A crowd of men and women of all ages, from the very little to the elderly, gathered in Martin Chapel Sunday afternoon, April 1, for a recital of EMU’s Preparatory Music Program.
The recital featured program instructors Maria Lorcas on violin and Kathleen Overfield-Zook on viola.
Joining them on piano and harpsichord were Lynne Mackey, who is Associate Professor of Piano at EMU, and Amy Robertson, who is a local freelance accompanist and a private instructor.
The first selection, exhibiting Lorcas on violin and Mackey on harpsichord, composed by Johann Sebastian Bach, was Sonata in A Major (BWV 1015). Lorcas and Mackey played all four movements of the composition from the Baroque period. Next, Overfield-Zook and Robertson exhibited a selection from the Romantic period composed by Johannes Brahms.
The Sonata in E-Flat Major (Op. 120), which they played on viola and piano, was written at the end of his career, incidentally after he had already declared retirement, and was the last piece Brahms wrote before his death in 1897.
This sonata is one of two pieces originally inspired by the performance of Richard Mühlfeld on clarinet at an arts festival. Brahms heard his solos in Weber’s Clarinet Concerto and Mozart’s Clarinet Quintet and was inspired to come out of retirement to compose another piece for clarinet, after only a year hiatus.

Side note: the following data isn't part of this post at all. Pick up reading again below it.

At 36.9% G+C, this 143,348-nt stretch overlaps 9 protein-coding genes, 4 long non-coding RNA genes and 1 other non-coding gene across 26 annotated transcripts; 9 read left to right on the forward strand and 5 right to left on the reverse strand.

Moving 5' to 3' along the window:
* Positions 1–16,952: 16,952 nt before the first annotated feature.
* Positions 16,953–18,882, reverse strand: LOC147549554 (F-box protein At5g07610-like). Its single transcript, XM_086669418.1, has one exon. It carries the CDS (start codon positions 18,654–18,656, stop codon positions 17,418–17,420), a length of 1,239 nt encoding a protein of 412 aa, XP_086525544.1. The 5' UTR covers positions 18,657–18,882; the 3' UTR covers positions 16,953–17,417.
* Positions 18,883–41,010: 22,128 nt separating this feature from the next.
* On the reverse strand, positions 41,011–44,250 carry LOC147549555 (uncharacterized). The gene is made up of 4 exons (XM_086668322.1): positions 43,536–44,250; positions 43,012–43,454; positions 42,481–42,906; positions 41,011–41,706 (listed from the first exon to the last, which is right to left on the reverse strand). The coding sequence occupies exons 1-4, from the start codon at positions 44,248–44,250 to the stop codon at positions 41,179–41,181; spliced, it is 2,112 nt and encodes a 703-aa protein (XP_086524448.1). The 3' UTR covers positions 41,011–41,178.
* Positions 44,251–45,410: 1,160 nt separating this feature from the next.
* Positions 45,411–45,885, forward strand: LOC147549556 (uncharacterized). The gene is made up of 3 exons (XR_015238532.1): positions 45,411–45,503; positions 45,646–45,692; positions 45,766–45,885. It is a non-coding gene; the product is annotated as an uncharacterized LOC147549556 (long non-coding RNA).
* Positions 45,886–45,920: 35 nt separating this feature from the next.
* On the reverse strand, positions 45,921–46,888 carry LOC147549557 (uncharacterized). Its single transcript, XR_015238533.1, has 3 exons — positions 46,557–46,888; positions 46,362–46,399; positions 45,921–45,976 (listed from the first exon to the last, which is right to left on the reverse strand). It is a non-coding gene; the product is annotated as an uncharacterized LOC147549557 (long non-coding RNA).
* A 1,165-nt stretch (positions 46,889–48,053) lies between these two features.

Upon completion, Brahms also transcribed and altered his composition for a viola.
Overfield-Zook and Robertson passionately played all three movements from this viola composition.
Afterwards, Overfield-Zook joined Lorcas and Mackey for a selection from a Classical concerto by Wolfgang Amadeus Mozart. The selection they performed, Allegro maestoso, is the first movement of Mozart’s Symphonie Concertante in E-flat Major (K. 364).
But the recital was not all seriousness, as Lorcas and Overfield-Zook displayed some “springtime frivolity” as well. They decided to mix things up for their last selection.
Overfield-Zook grabbed a French horn and Lorcas picked up a flute. Mackey started playing the composition, and right when it was time for Overfield-Zook and Lorcas to come in they smiled and screamed, “April fools!”
The crowd chuckled and gave applause to the gag. After returning to the violin and viola, Overfield-Zook and Lorcas played the final composition by Uruguayan composer Gerardo Matos Rodriguez. La Cumparsita was the first composition by Rodriguez written while he was an architecture student in Montevideo in 1916. Although this selection is much shorter than their previous ones, La Cumparsita is nevertheless considered to be one of the most famous tangos of all time.
“The variety of music performed was wonderful,” said Junior Amanda Grace Lewis. “I appreciate that the music department offers opportunities for music instructors to perform. It is always inspiring and enjoyable to hear their performances.”
After the recital, a reception included drinks and various snacks. Donations benefited the EMU Preparatory Music Program Scholarship Fund.